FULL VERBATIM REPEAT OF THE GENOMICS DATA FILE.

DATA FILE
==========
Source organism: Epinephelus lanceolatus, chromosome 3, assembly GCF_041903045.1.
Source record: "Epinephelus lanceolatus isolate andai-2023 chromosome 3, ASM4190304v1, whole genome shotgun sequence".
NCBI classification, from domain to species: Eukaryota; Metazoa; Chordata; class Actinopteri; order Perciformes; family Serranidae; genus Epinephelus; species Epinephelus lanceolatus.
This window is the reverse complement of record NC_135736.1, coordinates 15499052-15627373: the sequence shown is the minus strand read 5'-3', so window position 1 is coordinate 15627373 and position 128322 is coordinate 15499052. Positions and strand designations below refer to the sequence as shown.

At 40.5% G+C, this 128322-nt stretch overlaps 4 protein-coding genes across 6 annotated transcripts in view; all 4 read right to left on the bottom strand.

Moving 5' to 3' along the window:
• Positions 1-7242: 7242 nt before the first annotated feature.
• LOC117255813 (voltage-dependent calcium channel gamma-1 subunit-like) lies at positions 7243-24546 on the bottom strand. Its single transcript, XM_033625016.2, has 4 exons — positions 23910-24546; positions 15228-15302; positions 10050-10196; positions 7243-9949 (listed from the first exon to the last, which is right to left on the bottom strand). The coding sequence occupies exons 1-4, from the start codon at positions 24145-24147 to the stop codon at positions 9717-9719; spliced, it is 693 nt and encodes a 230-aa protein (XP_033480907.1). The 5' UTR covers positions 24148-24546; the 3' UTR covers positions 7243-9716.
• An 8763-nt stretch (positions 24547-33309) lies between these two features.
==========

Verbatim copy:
Source organism: Epinephelus lanceolatus, chromosome 3, assembly GCF_041903045.1.
Source record: "Epinephelus lanceolatus isolate andai-2023 chromosome 3, ASM4190304v1, whole genome shotgun sequence".
NCBI classification, from domain to species: Eukaryota; Metazoa; Chordata; class Actinopteri; order Perciformes; family Serranidae; genus Epinephelus; species Epinephelus lanceolatus.
This window is the reverse complement of record NC_135736.1, coordinates 15499052-15627373: the sequence shown is the minus strand read 5'-3', so window position 1 is coordinate 15627373 and position 128322 is coordinate 15499052. Positions and strand designations below refer to the sequence as shown.

At 40.5% G+C, this 128322-nt stretch overlaps 4 protein-coding genes across 6 annotated transcripts in view; all 4 read right to left on the bottom strand.

Moving 5' to 3' along the window:
• Positions 1-7242: 7242 nt before the first annotated feature.
• LOC117255813 (voltage-dependent calcium channel gamma-1 subunit-like) lies at positions 7243-24546 on the bottom strand. Its single transcript, XM_033625016.2, has 4 exons — positions 23910-24546; positions 15228-15302; positions 10050-10196; positions 7243-9949 (listed from the first exon to the last, which is right to left on the bottom strand). The coding sequence occupies exons 1-4, from the start codon at positions 24145-24147 to the stop codon at positions 9717-9719; spliced, it is 693 nt and encodes a 230-aa protein (XP_033480907.1). The 5' UTR covers positions 24148-24546; the 3' UTR covers positions 7243-9716.
• An 8763-nt stretch (positions 24547-33309) lies between these two features.